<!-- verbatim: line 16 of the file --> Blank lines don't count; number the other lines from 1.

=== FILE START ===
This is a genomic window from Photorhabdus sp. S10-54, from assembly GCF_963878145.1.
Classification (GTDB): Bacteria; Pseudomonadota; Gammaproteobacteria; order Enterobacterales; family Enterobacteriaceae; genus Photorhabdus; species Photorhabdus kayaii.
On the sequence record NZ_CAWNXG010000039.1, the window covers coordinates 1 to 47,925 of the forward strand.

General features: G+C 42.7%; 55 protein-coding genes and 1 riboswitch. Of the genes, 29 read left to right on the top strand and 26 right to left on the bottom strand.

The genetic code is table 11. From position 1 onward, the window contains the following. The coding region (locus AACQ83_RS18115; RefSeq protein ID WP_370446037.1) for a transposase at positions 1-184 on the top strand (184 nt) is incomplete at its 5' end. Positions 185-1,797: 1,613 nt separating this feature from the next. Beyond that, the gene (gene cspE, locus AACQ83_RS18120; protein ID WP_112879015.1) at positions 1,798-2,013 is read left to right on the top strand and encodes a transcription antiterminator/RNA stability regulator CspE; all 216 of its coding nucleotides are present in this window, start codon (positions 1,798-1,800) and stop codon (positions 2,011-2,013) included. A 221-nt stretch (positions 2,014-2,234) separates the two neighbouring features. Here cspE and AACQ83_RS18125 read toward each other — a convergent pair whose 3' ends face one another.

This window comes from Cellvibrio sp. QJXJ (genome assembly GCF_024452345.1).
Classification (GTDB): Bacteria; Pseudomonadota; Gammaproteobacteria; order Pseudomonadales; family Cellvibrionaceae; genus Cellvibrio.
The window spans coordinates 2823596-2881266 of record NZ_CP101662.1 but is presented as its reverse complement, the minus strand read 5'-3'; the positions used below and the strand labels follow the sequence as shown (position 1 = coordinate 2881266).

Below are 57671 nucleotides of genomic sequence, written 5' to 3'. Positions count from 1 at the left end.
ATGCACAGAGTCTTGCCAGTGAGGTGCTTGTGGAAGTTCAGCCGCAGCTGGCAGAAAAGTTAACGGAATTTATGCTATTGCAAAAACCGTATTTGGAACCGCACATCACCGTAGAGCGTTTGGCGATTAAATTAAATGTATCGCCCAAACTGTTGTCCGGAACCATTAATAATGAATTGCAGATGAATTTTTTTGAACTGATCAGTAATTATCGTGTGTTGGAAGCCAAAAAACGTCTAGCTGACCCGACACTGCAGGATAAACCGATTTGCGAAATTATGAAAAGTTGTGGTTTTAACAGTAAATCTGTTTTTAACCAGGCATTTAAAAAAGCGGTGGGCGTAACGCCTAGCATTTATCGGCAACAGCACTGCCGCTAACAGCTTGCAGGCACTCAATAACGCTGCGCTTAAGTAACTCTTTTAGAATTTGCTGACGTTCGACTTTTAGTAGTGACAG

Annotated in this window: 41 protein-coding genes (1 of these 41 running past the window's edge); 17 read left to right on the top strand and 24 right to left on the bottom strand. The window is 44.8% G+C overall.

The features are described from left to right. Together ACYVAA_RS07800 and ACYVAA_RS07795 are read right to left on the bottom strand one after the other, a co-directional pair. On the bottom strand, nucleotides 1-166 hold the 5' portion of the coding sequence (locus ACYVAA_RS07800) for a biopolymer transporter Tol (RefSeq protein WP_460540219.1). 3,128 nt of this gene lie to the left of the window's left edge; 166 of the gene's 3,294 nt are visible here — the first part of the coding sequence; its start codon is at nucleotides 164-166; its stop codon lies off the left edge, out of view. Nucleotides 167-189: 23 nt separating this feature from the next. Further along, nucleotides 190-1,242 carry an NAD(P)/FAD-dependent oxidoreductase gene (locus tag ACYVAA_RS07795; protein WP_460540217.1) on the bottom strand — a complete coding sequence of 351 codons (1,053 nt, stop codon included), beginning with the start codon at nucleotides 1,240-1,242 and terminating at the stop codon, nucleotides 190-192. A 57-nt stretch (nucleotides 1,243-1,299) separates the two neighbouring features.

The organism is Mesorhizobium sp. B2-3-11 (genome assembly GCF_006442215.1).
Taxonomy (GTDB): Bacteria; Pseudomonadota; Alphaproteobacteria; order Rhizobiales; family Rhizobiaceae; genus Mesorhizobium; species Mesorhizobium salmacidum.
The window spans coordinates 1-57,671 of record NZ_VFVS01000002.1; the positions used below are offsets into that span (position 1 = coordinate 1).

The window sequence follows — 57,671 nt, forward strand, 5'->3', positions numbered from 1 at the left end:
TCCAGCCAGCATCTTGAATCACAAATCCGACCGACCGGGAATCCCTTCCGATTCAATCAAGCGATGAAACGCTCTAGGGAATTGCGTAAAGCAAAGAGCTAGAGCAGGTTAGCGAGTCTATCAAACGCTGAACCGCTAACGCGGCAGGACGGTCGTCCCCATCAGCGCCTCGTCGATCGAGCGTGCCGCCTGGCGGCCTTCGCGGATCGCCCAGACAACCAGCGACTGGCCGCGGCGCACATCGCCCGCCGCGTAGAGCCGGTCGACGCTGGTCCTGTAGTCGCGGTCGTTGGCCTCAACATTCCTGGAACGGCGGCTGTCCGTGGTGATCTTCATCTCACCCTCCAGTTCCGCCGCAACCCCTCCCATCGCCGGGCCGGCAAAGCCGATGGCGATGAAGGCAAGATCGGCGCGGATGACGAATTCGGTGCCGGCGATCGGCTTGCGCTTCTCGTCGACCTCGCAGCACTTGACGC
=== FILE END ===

The window sequence follows — 57,671 nt, forward strand, 5'->3', positions numbered from 1 at the left end: